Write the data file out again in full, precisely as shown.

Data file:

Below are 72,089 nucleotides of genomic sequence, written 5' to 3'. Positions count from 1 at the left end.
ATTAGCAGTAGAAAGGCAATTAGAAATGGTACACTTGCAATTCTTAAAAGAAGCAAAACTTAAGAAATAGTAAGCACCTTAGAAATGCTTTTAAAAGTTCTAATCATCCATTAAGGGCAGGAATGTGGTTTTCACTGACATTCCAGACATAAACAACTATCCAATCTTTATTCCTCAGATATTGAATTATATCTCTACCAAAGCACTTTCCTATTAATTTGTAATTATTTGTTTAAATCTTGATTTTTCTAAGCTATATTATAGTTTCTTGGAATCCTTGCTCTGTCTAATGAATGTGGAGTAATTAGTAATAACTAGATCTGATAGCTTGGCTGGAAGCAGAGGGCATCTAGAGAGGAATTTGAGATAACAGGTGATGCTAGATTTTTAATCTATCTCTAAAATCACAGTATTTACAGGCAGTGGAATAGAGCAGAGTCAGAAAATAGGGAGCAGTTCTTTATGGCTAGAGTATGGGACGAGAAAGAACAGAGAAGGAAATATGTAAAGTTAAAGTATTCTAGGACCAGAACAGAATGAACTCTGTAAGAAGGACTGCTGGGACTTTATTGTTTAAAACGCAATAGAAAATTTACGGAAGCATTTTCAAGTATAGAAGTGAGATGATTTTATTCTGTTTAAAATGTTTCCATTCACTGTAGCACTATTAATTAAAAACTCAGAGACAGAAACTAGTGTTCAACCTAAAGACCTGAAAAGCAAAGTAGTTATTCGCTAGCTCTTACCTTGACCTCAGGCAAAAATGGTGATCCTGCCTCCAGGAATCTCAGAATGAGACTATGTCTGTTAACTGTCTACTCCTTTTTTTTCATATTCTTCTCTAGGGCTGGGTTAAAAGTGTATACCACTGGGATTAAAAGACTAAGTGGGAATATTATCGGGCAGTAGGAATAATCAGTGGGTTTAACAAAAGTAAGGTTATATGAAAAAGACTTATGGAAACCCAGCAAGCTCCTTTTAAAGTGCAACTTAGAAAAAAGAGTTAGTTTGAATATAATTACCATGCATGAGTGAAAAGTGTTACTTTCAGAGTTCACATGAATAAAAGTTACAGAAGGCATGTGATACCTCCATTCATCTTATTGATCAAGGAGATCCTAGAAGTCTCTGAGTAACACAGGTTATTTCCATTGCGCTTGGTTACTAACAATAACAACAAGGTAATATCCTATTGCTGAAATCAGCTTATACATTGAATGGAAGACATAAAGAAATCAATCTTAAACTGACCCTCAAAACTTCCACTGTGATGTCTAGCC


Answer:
Below are 72,089 nucleotides of genomic sequence, written 5' to 3'. Positions count from 1 at the left end.
ATTAGCAGTAGAAAGGCAATTAGAAATGGTACACTTGCAATTCTTAAAAGAAGCAAAACTTAAGAAATAGTAAGCACCTTAGAAATGCTTTTAAAAGTTCTAATCATCCATTAAGGGCAGGAATGTGGTTTTCACTGACATTCCAGACATAAACAACTATCCAATCTTTATTCCTCAGATATTGAATTATATCTCTACCAAAGCACTTTCCTATTAATTTGTAATTATTTGTTTAAATCTTGATTTTTCTAAGCTATATTATAGTTTCTTGGAATCCTTGCTCTGTCTAATGAATGTGGAGTAATTAGTAATAACTAGATCTGATAGCTTGGCTGGAAGCAGAGGGCATCTAGAGAGGAATTTGAGATAACAGGTGATGCTAGATTTTTAATCTATCTCTAAAATCACAGTATTTACAGGCAGTGGAATAGAGCAGAGTCAGAAAATAGGGAGCAGTTCTTTATGGCTAGAGTATGGGACGAGAAAGAACAGAGAAGGAAATATGTAAAGTTAAAGTATTCTAGGACCAGAACAGAATGAACTCTGTAAGAAGGACTGCTGGGACTTTATTGTTTAAAACGCAATAGAAAATTTACGGAAGCATTTTCAAGTATAGAAGTGAGATGATTTTATTCTGTTTAAAATGTTTCCATTCACTGTAGCACTATTAATTAAAAACTCAGAGACAGAAACTAGTGTTCAACCTAAAGACCTGAAAAGCAAAGTAGTTATTCGCTAGCTCTTACCTTGACCTCAGGCAAAAATGGTGATCCTGCCTCCAGGAATCTCAGAATGAGACTATGTCTGTTAACTGTCTACTCCTTTTTTTTCATATTCTTCTCTAGGGCTGGGTTAAAAGTGTATACCACTGGGATTAAAAGACTAAGTGGGAATATTATCGGGCAGTAGGAATAATCAGTGGGTTTAACAAAAGTAAGGTTATATGAAAAAGACTTATGGAAACCCAGCAAGCTCCTTTTAAAGTGCAACTTAGAAAAAAGAGTTAGTTTGAATATAATTACCATGCATGAGTGAAAAGTGTTACTTTCAGAGTTCACATGAATAAAAGTTACAGAAGGCATGTGATACCTCCATTCATCTTATTGATCAAGGAGATCCTAGAAGTCTCTGAGTAACACAGGTTATTTCCATTGCGCTTGGTTACTAACAATAACAACAAGGTAATATCCTATTGCTGAAATCAGCTTATACATTGAATGGAAGACATAAAGAAATCAATCTTAAACTGACCCTCAAAACTTCCACTGTGATGTCTAGCC